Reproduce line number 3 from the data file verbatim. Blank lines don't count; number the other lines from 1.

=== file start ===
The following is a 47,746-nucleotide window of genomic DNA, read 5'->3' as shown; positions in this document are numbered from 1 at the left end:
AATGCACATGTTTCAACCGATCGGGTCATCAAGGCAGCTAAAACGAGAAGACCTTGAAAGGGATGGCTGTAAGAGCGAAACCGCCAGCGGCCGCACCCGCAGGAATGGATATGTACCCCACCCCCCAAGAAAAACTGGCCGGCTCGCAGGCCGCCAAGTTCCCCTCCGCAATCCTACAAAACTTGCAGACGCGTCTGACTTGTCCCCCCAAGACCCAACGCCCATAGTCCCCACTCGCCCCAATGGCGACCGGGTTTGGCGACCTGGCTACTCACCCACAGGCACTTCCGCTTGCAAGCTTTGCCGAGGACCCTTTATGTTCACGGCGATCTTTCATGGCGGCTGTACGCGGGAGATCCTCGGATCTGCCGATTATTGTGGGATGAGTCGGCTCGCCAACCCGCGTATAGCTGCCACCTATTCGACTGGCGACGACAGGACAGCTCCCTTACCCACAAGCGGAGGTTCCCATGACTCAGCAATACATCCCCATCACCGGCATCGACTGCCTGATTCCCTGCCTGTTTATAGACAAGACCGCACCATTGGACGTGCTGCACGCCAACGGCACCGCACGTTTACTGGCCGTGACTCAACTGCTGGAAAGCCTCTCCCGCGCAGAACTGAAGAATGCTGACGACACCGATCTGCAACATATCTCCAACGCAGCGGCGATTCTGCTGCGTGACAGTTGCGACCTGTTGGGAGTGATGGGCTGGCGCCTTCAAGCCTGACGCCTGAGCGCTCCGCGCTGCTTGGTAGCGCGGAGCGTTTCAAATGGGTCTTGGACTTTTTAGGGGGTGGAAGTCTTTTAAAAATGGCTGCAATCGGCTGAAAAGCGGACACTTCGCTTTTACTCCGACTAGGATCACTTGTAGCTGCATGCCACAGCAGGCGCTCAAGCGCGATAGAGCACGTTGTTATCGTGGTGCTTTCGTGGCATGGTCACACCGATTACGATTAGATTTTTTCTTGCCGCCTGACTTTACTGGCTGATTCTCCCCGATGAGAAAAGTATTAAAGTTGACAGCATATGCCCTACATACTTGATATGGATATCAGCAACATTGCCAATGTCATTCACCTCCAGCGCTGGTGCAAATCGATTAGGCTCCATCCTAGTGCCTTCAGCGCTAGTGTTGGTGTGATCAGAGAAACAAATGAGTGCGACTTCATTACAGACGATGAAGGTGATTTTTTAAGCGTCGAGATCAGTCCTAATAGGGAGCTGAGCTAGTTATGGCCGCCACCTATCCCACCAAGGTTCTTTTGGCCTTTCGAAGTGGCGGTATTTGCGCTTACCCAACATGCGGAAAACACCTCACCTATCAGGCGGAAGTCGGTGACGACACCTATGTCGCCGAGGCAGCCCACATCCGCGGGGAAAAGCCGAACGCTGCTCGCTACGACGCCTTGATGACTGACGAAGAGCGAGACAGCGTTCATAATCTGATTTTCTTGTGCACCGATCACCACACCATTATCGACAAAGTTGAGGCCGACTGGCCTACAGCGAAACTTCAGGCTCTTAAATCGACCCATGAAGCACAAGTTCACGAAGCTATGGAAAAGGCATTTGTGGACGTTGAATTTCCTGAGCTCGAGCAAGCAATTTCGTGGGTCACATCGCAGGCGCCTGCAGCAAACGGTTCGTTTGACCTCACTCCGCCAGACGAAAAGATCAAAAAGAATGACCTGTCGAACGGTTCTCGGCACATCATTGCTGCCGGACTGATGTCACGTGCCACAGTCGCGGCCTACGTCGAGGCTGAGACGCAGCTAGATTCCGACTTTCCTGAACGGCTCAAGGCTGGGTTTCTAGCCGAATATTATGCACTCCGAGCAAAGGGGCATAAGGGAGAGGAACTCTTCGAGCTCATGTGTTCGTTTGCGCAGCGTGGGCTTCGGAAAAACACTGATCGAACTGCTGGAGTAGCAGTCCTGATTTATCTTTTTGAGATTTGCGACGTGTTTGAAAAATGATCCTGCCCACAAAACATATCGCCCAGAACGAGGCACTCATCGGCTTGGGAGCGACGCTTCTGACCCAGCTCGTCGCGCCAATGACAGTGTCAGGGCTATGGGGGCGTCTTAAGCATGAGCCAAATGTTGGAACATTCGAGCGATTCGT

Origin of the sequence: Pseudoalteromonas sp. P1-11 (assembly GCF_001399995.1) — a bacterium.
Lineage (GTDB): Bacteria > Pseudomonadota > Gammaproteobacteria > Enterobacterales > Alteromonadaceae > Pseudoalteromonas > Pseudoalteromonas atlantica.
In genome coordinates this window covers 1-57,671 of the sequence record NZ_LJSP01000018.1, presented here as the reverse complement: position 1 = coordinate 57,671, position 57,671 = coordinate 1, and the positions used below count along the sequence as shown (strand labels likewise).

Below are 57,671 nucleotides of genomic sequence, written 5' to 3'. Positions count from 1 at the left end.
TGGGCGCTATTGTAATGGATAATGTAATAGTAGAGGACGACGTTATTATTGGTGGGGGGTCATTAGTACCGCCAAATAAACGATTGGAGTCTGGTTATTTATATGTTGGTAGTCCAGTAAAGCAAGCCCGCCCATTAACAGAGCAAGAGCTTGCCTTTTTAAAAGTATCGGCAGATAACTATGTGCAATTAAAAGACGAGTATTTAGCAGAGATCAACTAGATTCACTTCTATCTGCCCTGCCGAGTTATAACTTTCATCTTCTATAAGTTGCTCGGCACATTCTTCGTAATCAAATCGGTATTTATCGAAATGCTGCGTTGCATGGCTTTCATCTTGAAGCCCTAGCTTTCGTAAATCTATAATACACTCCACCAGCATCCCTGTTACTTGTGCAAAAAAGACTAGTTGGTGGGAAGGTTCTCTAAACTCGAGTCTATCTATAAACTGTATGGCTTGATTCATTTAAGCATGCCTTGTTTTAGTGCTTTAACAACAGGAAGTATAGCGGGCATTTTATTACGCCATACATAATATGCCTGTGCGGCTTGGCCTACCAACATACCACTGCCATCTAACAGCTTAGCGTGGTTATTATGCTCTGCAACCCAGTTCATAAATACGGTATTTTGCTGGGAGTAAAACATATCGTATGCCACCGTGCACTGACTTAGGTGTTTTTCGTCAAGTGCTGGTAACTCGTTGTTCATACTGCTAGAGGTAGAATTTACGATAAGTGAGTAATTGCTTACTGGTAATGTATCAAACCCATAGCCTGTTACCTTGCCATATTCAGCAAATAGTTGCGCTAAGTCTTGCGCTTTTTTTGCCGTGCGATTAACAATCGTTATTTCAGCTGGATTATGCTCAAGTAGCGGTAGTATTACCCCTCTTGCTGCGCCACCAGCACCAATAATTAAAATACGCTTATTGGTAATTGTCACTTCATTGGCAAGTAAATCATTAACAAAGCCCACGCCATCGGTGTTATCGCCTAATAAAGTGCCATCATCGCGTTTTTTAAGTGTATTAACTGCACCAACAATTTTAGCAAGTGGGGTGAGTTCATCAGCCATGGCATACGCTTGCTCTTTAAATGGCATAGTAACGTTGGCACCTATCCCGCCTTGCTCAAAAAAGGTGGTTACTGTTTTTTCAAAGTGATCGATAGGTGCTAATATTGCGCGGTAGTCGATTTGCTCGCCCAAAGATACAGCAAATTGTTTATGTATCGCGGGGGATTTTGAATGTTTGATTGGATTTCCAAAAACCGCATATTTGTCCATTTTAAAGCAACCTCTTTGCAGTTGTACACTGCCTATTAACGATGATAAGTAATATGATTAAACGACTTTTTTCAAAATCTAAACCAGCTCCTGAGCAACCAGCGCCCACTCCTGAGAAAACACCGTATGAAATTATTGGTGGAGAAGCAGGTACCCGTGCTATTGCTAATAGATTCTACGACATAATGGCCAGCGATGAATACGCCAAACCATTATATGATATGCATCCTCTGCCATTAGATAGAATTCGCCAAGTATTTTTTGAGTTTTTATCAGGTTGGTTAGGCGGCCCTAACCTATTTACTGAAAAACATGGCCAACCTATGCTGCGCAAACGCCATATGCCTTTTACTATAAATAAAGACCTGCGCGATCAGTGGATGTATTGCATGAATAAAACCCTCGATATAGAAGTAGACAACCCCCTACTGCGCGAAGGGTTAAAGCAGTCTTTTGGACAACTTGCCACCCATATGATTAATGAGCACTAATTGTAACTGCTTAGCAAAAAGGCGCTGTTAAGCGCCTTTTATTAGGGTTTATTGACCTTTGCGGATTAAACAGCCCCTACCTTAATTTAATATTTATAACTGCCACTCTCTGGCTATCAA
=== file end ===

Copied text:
Origin of the sequence: Pseudoalteromonas sp. P1-11 (assembly GCF_001399995.1) — a bacterium.